Republic of Ireland Law
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1. At the outset, Gregg, you need to realise that your employer is entitled to discipline you, particularly if you don't carry out your job functions properly, such as remembering to do the chocolate sheets in the correct manner. The employer only crosses the line if you are in fear of your person again on an objective basis, not if you merely feel it yourself. So your employer will have committed an assault if you felt in fear of your person and for good reason. Here, it is not immediately clear that this is the case from the words spoken. Just because your employer is physically bigger than you does not mean an assault has been committed. Also you need to be careful in this situation, as doing your work incorrectly is grounds for being given a written warning, which only needs to occur twice for you to be dismissed. So if you get into a tit for tat situation by alleging an assault by your employer, you had better be prepared to move jobs, especially if your work is not correct and there is wastage of ingredients.
2. Secondly, I don't know where you got the idea that your employer cannot vary the working hours. An employer is not entitled to unilaterally alter the hours per week worked without the consent of the employee. But an employer is entitled to vary the hours of the working week so that the same number of hours are worked but at different times. So starting a half an hour later will not allow you to bring a case before a Rights Commissioner as would a change in the number of hours worked.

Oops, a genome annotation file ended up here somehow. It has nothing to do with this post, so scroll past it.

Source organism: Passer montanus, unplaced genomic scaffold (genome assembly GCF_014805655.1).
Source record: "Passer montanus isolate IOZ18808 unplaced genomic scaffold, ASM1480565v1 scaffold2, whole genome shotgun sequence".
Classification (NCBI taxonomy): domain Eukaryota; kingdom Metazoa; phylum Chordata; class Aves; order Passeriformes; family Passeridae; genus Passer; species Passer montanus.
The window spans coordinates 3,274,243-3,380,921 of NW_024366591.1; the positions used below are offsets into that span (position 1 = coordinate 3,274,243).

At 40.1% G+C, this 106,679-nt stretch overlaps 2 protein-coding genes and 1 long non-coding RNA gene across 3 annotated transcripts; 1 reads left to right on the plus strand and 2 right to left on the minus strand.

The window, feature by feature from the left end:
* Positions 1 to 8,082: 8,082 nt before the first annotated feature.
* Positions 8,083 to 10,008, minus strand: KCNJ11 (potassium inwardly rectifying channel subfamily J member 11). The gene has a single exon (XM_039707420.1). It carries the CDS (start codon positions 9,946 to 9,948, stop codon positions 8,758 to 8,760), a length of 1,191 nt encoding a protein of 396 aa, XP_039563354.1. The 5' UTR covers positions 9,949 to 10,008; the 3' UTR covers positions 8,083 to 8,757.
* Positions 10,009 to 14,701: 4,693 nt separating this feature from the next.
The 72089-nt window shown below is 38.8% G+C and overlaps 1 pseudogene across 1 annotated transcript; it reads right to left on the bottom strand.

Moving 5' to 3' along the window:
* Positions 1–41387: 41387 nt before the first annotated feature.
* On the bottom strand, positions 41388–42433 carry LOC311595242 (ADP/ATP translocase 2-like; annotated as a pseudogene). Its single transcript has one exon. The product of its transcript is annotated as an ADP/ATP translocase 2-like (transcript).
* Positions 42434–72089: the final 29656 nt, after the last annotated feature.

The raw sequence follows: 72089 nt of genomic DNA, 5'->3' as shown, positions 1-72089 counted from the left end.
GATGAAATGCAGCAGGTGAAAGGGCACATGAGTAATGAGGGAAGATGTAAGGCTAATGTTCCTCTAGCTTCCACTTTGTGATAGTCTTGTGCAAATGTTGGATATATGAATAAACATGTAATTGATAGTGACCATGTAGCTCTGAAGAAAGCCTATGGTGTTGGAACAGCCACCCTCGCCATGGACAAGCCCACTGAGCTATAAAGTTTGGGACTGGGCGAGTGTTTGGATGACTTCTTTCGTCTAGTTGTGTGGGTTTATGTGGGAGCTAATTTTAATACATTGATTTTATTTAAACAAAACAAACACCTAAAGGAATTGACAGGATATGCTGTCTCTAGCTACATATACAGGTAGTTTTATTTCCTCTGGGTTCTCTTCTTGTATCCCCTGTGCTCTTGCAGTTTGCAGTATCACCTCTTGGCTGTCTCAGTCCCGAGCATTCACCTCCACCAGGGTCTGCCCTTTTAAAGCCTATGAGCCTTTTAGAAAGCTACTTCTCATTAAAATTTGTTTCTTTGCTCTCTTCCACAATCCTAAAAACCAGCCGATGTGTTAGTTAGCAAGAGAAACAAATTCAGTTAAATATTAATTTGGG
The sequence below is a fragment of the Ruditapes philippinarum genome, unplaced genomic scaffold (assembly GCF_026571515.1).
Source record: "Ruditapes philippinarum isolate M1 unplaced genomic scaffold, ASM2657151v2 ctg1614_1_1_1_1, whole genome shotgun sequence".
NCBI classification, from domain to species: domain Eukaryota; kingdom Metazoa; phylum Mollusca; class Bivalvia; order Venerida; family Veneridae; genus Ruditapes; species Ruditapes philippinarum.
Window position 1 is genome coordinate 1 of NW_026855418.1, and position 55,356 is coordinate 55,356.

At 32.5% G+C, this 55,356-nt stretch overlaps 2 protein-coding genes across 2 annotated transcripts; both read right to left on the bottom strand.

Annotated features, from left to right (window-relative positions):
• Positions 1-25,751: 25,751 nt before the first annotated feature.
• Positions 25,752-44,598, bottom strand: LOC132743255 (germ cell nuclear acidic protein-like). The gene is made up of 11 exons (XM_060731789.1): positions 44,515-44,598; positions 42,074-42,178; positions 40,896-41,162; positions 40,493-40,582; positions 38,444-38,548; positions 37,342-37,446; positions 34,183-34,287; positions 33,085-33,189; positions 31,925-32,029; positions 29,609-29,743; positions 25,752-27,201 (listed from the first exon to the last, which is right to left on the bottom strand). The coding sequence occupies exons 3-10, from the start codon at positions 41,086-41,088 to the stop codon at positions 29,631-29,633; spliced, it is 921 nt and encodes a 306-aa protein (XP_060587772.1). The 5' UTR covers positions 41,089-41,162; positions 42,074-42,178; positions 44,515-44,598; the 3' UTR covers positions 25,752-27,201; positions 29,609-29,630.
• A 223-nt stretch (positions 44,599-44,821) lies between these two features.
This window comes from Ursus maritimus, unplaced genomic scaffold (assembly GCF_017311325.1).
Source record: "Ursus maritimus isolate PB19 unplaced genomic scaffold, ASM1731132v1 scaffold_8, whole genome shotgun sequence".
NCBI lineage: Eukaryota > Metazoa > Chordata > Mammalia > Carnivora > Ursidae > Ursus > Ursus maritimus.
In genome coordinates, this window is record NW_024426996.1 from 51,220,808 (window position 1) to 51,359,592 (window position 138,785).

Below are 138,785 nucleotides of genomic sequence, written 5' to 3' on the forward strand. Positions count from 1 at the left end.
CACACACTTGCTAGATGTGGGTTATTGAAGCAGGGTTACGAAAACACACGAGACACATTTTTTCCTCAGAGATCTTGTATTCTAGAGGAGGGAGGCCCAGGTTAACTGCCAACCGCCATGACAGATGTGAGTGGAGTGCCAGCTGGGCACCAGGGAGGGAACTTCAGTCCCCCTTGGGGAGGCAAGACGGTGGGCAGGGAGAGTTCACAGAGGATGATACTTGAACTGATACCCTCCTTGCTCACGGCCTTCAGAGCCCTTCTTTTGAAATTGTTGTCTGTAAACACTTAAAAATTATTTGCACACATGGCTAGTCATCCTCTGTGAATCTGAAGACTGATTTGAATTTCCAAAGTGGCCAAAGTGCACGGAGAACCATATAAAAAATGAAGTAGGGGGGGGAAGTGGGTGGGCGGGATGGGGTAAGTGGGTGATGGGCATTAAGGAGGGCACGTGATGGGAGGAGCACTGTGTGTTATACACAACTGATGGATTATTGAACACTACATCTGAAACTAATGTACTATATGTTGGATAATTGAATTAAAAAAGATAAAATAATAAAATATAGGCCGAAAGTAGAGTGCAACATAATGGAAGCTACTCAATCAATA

3. It is correct that if your employer cuts back your hours without your consent or agreement, then you can take a case before the Rights Commissioner, as a partial redundancy situation has arisen, as well as a case to get your old hours back. However, you should not refuse to work the hours of work offered provided these are the same number of working hours per week. If you refuse to come in half an hour earlier, then your employer is entitled to treat you as if you have refused to work and you can be sacked lawfully. So don't overstretch things here.
4. I would also counsel you to ensure you do your job correctly, as if you are already in a face-off with your employer, this is grounds for giving a written warning, which is a prelude to being lawfully given the sack. Also refusing to work, makes any sacking lawful.
1. Maybe I didn't express myself correctly. But then I look and an intonation of voice are things that are hard to get across. Basically I considered his reaction to be completely over the top and aggressive. Also the words spoken imply violence. "You won't want to forget how furious I can get!" What's that supposed to mean and what is he going to do such that I won't want to forget?
2. Also, about doing the work correctly, there is a real feeling among the staff that these employers can just never be pleased. There is always something wrong with the work, we always have to work faster and when we do we should have worked even faster.
3. The overall attitude of the employers is simple lack of respect for staff. I have been called lazy, stupid, slow, etc. on multiple occasions. This is not because I'm particularly bad at my job. Every member of staff get it turn at this treatment.
Sorry I made a typo earlier and the software won't let me correct it.
But then "a" look and an intonation of voice are things that are hard to get across.
5. Undoubtedly there are workplace problems with your employer. However, you should stay on the right side of the law in dealing with them. The last thing you need is to get sacked. In the meantime, you should look elsewhere for a job, if there is a general lack of respect from the employers with impossible working conditions. There is no point in working for people who have a general contempt for their fellow man.